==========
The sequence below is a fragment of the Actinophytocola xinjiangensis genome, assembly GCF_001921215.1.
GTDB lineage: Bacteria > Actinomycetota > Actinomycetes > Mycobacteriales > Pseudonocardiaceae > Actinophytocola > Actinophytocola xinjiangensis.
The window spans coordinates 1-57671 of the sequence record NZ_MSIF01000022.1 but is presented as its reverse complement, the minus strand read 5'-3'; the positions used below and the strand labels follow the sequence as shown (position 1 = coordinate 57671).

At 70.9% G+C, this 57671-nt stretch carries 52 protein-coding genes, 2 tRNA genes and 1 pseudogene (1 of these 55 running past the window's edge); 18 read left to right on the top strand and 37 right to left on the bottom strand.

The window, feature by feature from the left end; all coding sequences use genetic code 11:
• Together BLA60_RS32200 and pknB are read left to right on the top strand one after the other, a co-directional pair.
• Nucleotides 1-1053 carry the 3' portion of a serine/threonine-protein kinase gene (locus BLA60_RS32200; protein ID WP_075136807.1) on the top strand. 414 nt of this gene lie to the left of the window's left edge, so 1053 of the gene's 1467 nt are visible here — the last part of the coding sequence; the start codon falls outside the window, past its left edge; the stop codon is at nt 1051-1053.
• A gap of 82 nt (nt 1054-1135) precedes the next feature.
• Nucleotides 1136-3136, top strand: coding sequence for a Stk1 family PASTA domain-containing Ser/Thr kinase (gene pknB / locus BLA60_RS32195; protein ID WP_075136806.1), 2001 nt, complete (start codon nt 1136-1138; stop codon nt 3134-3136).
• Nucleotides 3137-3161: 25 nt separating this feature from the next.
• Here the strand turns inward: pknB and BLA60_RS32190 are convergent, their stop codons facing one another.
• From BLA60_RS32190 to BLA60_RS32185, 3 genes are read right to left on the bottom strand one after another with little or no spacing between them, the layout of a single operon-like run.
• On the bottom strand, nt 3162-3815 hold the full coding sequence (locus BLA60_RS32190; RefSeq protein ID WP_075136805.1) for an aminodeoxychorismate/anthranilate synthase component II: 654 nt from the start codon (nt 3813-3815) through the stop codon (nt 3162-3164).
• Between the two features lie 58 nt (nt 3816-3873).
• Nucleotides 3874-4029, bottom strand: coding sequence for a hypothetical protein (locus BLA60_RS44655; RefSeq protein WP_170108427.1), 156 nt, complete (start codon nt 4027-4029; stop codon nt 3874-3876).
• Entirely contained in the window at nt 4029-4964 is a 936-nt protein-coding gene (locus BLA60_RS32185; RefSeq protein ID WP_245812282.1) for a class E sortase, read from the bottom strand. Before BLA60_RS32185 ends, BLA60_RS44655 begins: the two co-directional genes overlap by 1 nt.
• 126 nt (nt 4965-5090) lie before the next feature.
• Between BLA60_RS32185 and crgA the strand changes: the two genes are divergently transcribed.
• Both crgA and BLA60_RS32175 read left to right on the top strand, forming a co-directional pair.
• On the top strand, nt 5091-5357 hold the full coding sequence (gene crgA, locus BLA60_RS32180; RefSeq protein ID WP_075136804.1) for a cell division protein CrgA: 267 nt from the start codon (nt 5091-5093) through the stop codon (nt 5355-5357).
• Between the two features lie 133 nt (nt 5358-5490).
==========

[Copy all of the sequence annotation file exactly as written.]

The sequence below is a fragment of the Actinophytocola xinjiangensis genome, assembly GCF_001921215.1.
GTDB lineage: Bacteria > Actinomycetota > Actinomycetes > Mycobacteriales > Pseudonocardiaceae > Actinophytocola > Actinophytocola xinjiangensis.
The window spans coordinates 1-57671 of the sequence record NZ_MSIF01000022.1 but is presented as its reverse complement, the minus strand read 5'-3'; the positions used below and the strand labels follow the sequence as shown (position 1 = coordinate 57671).

At 70.9% G+C, this 57671-nt stretch carries 52 protein-coding genes, 2 tRNA genes and 1 pseudogene (1 of these 55 running past the window's edge); 18 read left to right on the top strand and 37 right to left on the bottom strand.

The window, feature by feature from the left end; all coding sequences use genetic code 11:
• Together BLA60_RS32200 and pknB are read left to right on the top strand one after the other, a co-directional pair.
• Nucleotides 1-1053 carry the 3' portion of a serine/threonine-protein kinase gene (locus BLA60_RS32200; protein ID WP_075136807.1) on the top strand. 414 nt of this gene lie to the left of the window's left edge, so 1053 of the gene's 1467 nt are visible here — the last part of the coding sequence; the start codon falls outside the window, past its left edge; the stop codon is at nt 1051-1053.
• A gap of 82 nt (nt 1054-1135) precedes the next feature.
• Nucleotides 1136-3136, top strand: coding sequence for a Stk1 family PASTA domain-containing Ser/Thr kinase (gene pknB / locus BLA60_RS32195; protein ID WP_075136806.1), 2001 nt, complete (start codon nt 1136-1138; stop codon nt 3134-3136).
• Nucleotides 3137-3161: 25 nt separating this feature from the next.
• Here the strand turns inward: pknB and BLA60_RS32190 are convergent, their stop codons facing one another.
• From BLA60_RS32190 to BLA60_RS32185, 3 genes are read right to left on the bottom strand one after another with little or no spacing between them, the layout of a single operon-like run.
• On the bottom strand, nt 3162-3815 hold the full coding sequence (locus BLA60_RS32190; RefSeq protein ID WP_075136805.1) for an aminodeoxychorismate/anthranilate synthase component II: 654 nt from the start codon (nt 3813-3815) through the stop codon (nt 3162-3164).
• Between the two features lie 58 nt (nt 3816-3873).
• Nucleotides 3874-4029, bottom strand: coding sequence for a hypothetical protein (locus BLA60_RS44655; RefSeq protein WP_170108427.1), 156 nt, complete (start codon nt 4027-4029; stop codon nt 3874-3876).
• Entirely contained in the window at nt 4029-4964 is a 936-nt protein-coding gene (locus BLA60_RS32185; RefSeq protein ID WP_245812282.1) for a class E sortase, read from the bottom strand. Before BLA60_RS32185 ends, BLA60_RS44655 begins: the two co-directional genes overlap by 1 nt.
• 126 nt (nt 4965-5090) lie before the next feature.
• Between BLA60_RS32185 and crgA the strand changes: the two genes are divergently transcribed.
• Both crgA and BLA60_RS32175 read left to right on the top strand, forming a co-directional pair.
• On the top strand, nt 5091-5357 hold the full coding sequence (gene crgA, locus BLA60_RS32180; RefSeq protein ID WP_075136804.1) for a cell division protein CrgA: 267 nt from the start codon (nt 5091-5093) through the stop codon (nt 5355-5357).
• Between the two features lie 133 nt (nt 5358-5490).